President Vladimir Putin has recommended an amendment to the Russian constitution that would officially define marriage as being between a man and a woman. This wording, which would essentially ban gay marriage in the country, is part of a 24-page draft amendment that Putin has submitted to the nation’s parliament.
Under Putin, Russia has become more hostile to the lesbian, gay, bisexual and transgender (LGBT) community. The country has passed anti-LGBT laws that have received considerable criticism on the international stage.
Putin proposes marriage amendment
As reported by The Guardian, Putin submitted a 24-page document which outlines amendments to the constitution of the Russian Federation. The document has not been officially adopted yet, but members of Russia’s lower parliament, known as the Duma, spoke to journalists about what was in the amendments.
The amendment also includes language that more explicitly ties the history of Russia to the Soviet Union (also known as the Union of Soviet Socialist Republics, or USSR). It would also strengthen the nation’s hold on Russian-claimed territories, such as Crimea, which it controversially annexed in 2014.
Pyotr Tolstoy, a member of the Duma, said he was happy that part of the amendment “would fix marriage as a union between a man and a woman.”
In January, Putin introduced a bill to the Duma to amend the nation’s constitution for the first time since 1993. That bill was unanimously approved by the parliament.
Putin is a former member of the KGB, the infamous Soviet security agency. He first served as president from 2000 to 2008, returned to office in 2012, and then won reelection to a new six-year term in 2018.
The Russian constitution
On December 12, 1993, Russia officially adopted The Constitution of the Russian Federation. The adoption of the new constitution nullified the country’s previous constitution, which had been adopted on April 12, 1978.
The new constitution came almost exactly two years after the December 25, 1991 collapse of the Soviet Union, which occurred under Mikhail Gorbachev. That brought an end to one of the world’s dominant political powers, the USSR, which officially formed in 1922.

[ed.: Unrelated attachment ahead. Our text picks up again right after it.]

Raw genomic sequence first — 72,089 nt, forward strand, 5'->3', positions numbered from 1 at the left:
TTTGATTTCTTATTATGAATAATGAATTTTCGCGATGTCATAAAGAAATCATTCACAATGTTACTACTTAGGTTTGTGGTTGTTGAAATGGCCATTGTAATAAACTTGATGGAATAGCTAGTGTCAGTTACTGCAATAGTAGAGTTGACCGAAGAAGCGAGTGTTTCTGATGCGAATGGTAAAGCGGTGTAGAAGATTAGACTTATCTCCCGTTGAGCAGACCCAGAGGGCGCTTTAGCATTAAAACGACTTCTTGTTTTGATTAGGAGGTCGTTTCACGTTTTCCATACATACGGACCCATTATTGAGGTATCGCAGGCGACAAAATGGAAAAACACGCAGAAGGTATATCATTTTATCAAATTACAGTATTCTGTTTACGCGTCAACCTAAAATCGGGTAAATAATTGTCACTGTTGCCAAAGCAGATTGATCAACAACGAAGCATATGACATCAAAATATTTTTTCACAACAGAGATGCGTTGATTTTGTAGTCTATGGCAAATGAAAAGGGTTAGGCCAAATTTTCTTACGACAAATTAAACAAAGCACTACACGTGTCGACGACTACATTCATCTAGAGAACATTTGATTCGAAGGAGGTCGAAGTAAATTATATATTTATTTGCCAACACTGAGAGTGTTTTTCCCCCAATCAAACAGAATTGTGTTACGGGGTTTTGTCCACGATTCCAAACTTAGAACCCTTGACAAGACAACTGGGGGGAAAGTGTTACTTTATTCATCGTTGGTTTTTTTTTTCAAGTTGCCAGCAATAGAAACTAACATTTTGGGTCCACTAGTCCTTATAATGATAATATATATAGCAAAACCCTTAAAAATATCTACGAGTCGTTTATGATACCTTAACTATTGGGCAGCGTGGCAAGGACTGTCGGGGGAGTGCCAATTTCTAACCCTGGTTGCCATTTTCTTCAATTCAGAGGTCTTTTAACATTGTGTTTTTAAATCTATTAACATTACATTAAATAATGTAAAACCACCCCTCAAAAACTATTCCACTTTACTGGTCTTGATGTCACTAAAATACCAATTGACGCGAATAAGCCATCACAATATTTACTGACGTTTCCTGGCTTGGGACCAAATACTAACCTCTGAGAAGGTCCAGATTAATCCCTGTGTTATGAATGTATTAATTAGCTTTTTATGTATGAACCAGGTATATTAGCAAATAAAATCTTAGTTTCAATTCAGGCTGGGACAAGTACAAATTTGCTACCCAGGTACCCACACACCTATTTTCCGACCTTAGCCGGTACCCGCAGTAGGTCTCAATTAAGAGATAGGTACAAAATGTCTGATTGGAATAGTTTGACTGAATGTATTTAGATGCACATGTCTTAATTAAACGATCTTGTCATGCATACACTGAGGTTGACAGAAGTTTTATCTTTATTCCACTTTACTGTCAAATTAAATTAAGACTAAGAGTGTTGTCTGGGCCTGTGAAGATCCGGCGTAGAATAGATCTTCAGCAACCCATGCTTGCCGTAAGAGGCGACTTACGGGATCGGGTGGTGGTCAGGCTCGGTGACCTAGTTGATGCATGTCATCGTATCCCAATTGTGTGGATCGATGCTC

Russia’s constitution begins with a 115-word preamble that bears a resemblance to that of the US Constitution:
We, the multinational people of the Russian Federation, united by a common fate on our land, establishing human rights and freedoms, civic peace and accord, preserving the historically established state unity, proceeding from the universally recognized principles of equality and self-determination of peoples, revering the memory of ancestors who have conveyed to us the love for the Fatherland, belief in the good and justice, reviving the sovereign statehood of Russia and asserting the firmness of its democratic basic, striving to ensure the well-being and prosperity of Russia, proceeding from the responsibility for our Fatherland before the present and future generations, recognizing ourselves as part of the world community, adopt the CONSTITUTION OF THE RUSSIAN FEDERATION.
Chapter 9, Article 134 of the constitution states that the president may propose amendments to the constitution.
Anti-LGBT laws in Russia
One of Russia’s most controversial laws is the so-called “gay propaganda” law of 2013, which Human Rights Watch (HRW) has called “a classic example of political homophobia.”
The wording of the law says it is intended to protect children. It does this by prohibiting young people in Russia from getting information about the LGBT community through any media. HRW says the law has “harmful consequences for LGBT youth.”
The law was also steeply rebuked as discriminatory by the European Court of Human Rights in Strasbourg, France. In June 2017, the court ruled that Russia’s law violated two articles of the European Convention on Human Rights: Article 10, which ensures freedom of expression, and Article 14, which prohibits discrimination.
The court required Russia to pay a fine of between €8,000 (US$8,900) and €20,000 (US$23,000) to three activists who had protested the law.
The European Court again ruled against the Russian government in July 2019 and required the country pay a fine to three LGBT rights groups. The three groups had been denied the right to register because, according to the government, they would “destroy the moral values of society.”
Homophobia in the USSR
In the Soviet Union, discrimination against homosexuals was enshrined into law. Article 121, added to the criminal code in 1934 by General Secretary Joseph Stalin, which outlined that sexual relations between men was “punishable by deprivation of freedom for a period not to exceed five years.”
A poll in 1991 found that 30% of Russians between the ages of 16 to 30 believed homosexuals should be “isolated from society,” while 60% thought negatively of gay people.Nonetheless, in May 1993, Russia’s legislature officially revoked Article 121 and ended the nation’s criminalization of homosexuality.
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